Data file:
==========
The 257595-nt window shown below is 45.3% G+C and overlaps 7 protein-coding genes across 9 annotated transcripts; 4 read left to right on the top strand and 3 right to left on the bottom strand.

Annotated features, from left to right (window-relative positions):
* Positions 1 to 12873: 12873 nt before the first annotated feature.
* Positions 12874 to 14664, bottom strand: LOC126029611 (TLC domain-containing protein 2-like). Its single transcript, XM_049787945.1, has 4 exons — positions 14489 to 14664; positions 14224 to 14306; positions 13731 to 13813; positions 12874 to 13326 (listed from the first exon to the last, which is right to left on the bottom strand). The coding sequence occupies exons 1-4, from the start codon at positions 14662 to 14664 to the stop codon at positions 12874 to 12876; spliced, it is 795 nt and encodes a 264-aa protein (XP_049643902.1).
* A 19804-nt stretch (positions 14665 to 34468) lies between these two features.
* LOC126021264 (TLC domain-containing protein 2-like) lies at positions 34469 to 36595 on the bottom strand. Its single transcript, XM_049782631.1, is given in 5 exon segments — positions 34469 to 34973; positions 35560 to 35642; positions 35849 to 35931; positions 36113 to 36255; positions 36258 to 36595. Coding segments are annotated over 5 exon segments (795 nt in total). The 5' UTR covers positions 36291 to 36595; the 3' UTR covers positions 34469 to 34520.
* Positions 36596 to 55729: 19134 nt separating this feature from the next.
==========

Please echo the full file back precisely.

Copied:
The 257595-nt window shown below is 45.3% G+C and overlaps 7 protein-coding genes across 9 annotated transcripts; 4 read left to right on the top strand and 3 right to left on the bottom strand.

Annotated features, from left to right (window-relative positions):
* Positions 1 to 12873: 12873 nt before the first annotated feature.
* Positions 12874 to 14664, bottom strand: LOC126029611 (TLC domain-containing protein 2-like). Its single transcript, XM_049787945.1, has 4 exons — positions 14489 to 14664; positions 14224 to 14306; positions 13731 to 13813; positions 12874 to 13326 (listed from the first exon to the last, which is right to left on the bottom strand). The coding sequence occupies exons 1-4, from the start codon at positions 14662 to 14664 to the stop codon at positions 12874 to 12876; spliced, it is 795 nt and encodes a 264-aa protein (XP_049643902.1).
* A 19804-nt stretch (positions 14665 to 34468) lies between these two features.
* LOC126021264 (TLC domain-containing protein 2-like) lies at positions 34469 to 36595 on the bottom strand. Its single transcript, XM_049782631.1, is given in 5 exon segments — positions 34469 to 34973; positions 35560 to 35642; positions 35849 to 35931; positions 36113 to 36255; positions 36258 to 36595. Coding segments are annotated over 5 exon segments (795 nt in total). The 5' UTR covers positions 36291 to 36595; the 3' UTR covers positions 34469 to 34520.
* Positions 36596 to 55729: 19134 nt separating this feature from the next.